In my first newsletter I spoke about how difficult 2023 was for me

I wrote out what happened within that newsletter but it quickly became much too long for one piece

So I decided to extract and make it a newsletter in and of itself. I have just finished adding, extracting, finalising and editing.

Enjoy, my year from hell:

A few days into January I got fired out of the blue from a job I didn’t particularly like.

Within a few weeks I started a new job and from day one I knew I was in trouble.

My head wasn’t in the right space and the work was awful.

I stuck it out until I had a breakdown.

I signed off sick, was put on antidepressants and entered on to a six month waiting list to talk to a therapist.


Bottom of the barrel, never felt worse and all I wanted was to talk to someone. I had to wait six months for a call to book an appointment and I took their pills, reluctantly, in the meantime.

I won’t go too in depth regarding the pills but I took them as advised and was booked to come back in in two weeks to see how I’m getting on.

I thank my lucky stars that the Doctor I saw on my return was different because the first told me nothing about the pills. This new Doctor was great, though his first words shook me;

“Are you on the ledge yet?”

I asked what he meant and he told me that the pills are known to make you much worse before you get better and that the other Doctor should have warned me – he did not.

I did feel worse. I thought I was so depressed I was making my antidepressants depressed.

The new Doctor said I would be over the worst of it soon and recommended I stick them out for 4 more weeks to see if they help.

I stuck them out for longer than advised but all the effects they had on me were negative:

  • Mind fog so bad I often forgot why I walked into a room.
  • Forgetting simple regular tasks like putting the bin out, turning the downstairs lights off when I went to bed, even brushing my teeth
  • Extreme dehydration no matter how much I drank
  • Headaches and nausea
  • Mental numbness to the point of feeling like a drone – I would sit and watch something but I wouldn’t enjoy it nor dislike it, I’d just sort of be there

I was switched to another antidepressant and again stayed with it beyond the recommended duration but with the same result.

Rather than go on to a third option I opted to stop taking them all together.

I received statuary sick pay while off work which was less than one sixth of my normal wage.

Being still employed by this company felt like a noose around my neck but if I left it would mean the small amount of money I received would drop by a further 50%.

I spoke to Samaritans (UK helpline for anybody struggling with a multitude of issues) and in addition to hearing me out, advising me and offering support the advisor spoke of my eloquence and way with words:

  • He laughed at the ‘I thought I was so depressed I was making my antidepressants depressed’ line I told the Doctor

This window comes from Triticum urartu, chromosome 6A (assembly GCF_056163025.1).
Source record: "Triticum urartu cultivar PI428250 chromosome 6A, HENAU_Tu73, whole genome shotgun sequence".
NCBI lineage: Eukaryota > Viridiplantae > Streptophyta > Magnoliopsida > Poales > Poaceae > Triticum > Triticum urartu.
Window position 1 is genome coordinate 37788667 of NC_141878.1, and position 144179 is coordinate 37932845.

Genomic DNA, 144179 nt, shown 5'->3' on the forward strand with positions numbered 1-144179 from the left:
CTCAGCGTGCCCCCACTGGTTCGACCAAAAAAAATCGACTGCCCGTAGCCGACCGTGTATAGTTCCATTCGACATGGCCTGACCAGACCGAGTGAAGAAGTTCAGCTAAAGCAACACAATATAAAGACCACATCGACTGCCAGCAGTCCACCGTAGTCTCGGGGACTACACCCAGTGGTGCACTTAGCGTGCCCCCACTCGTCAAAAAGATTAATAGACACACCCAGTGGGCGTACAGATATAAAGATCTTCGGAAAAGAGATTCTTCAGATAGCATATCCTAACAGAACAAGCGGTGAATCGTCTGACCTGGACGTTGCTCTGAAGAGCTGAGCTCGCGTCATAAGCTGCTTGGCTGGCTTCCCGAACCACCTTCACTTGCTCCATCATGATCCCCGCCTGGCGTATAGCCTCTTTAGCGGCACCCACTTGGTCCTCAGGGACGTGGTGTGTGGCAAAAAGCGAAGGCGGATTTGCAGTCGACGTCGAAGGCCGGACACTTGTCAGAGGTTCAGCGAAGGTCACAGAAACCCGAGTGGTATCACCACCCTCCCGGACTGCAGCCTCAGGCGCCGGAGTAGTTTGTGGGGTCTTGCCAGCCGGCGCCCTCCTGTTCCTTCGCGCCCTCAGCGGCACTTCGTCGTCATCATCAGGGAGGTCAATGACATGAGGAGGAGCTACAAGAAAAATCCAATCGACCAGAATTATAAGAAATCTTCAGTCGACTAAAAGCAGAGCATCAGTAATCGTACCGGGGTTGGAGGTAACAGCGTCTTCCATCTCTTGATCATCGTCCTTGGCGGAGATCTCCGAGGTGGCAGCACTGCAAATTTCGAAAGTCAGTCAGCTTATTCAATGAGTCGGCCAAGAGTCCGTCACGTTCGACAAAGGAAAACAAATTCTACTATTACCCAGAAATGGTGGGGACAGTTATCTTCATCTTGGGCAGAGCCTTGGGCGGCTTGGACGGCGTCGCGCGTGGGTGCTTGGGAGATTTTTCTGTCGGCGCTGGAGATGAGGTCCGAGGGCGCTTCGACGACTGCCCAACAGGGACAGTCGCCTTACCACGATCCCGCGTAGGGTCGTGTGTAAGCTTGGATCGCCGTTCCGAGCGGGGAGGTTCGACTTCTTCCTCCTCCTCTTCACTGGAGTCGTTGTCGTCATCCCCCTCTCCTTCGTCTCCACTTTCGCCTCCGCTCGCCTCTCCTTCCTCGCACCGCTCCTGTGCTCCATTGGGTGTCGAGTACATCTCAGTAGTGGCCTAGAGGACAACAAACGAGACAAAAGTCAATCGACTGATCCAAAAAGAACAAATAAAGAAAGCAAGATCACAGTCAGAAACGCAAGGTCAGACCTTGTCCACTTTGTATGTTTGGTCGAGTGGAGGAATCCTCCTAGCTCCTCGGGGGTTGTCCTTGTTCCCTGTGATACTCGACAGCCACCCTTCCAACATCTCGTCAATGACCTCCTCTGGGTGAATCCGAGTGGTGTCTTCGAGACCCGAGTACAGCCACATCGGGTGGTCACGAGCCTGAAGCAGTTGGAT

• Agreed with the point I made when I said I wish my arm or leg was broke so I could point to it and say I can’t come to work with this, but my broken mental health isn’t the same, invisible scars hurt just as much but go unseen
  • When I told him about my financial situation and wanting to be free of my current employer but couldn’t do so as my income would drop even more he said my summary ‘I’m too poor to have poor mental health’ would be a great title of a self-help book I should write

I started attending a men’s mental health group and this helped me massively.

Most of the guys there had problems much bigger than my own and had attempted suicide multiple times.

Despite this they listened to my problems, offered support and gave me unconditional support.

After three weeks of attending one of the senior members approached me asking about my previous experience within construction.

Let’s call him Carl.

Carl believed that fate had brought us together as the company he worked for was looking for someone just like me.

Within a week I was booked in to a hotel in London and given a train ticket so I could get started.

The departure date was Sunday (that’s right Sunday) 4th June 2023 – my step-son’s 9th birthday. That was difficult but I was in a horrible situation and needs must.

There were problems from the start that I turned a blind eye to, the worst of all being the broken promise that some weeks I would be working close enough to home that I wouldn’t have to stay in hotels. With a young family at home I didn’t want to be away from them constantly.

My first 11 weeks were spent working away in London. Then a week working away in Wales before finally having some local work and the luxury of coming home to my family after clocking out.

Three long months after starting on my step-son’s birthday I finally got to come home after work and sleep in my own bed next to my fiancee.

By then the problems had grown in to major issues.

The tension and pressure was almost unbearable and it all came to a head when I caught the flu one weekend leading to less than 4 hours sleep in a three day period.

“You can’t be sick, you’re expected in Glasgow tomorrow morning”

“I’ve already pushed this job back twice and if you refuse to come in and do your job I’ll have to cancel it again, the client will be outraged”

“This doesn’t look good for you, and with your probation meeting coming up”

“You’re really letting the whole team down, people will have to cover for you and work twice as hard while you’re at home in bed”

“I’ve been deathly ill recently but I understand the importance of the job we do and I’ve been coming in to the office sometimes doing 16 hour days for the cause”

“One of your colleagues sounded more ill than you but came in and got his work finished quickly so he could go back home and another was in a car crash just last week and is in today working with a broken wrist in a cast”

“Go to the pharmacy, buy as much immodium and co-codamol as they will let you and double dose, you’ll be fine”

As if these things being said to me weren’t bad enough you’ll never guess who said them…

That’s right, ‘Carl’ – from the men’s mental health group.

He sat there months earlier and listened to me almost breaking down talking about my struggles dealing with the unfair pressures of work.

He looked right at me when I told everyone it was so bad I had wished to be in a bad car crash on the way to work so I wouldn’t have to go.

And here he was talking to me like this.

As you can imagine my precocious mental health situation was now shattered to bits. To add insult to injury I couldn’t even attend the men’s mental health group any more because Carl was a senior member there.

I went back to the good Doctor from months earlier.

This time it was regarding the flu but he recognised me. He told me I look awful, that I had lost a lot of weight and asked about my mental health.

It just so happened that it was my birthday that day. It was the worst birthday I can remember, he wished me happy birthday. On the same day my colleague at work had told me I was letting everyone down. The simple act of him saying happy birthday almost made me cry.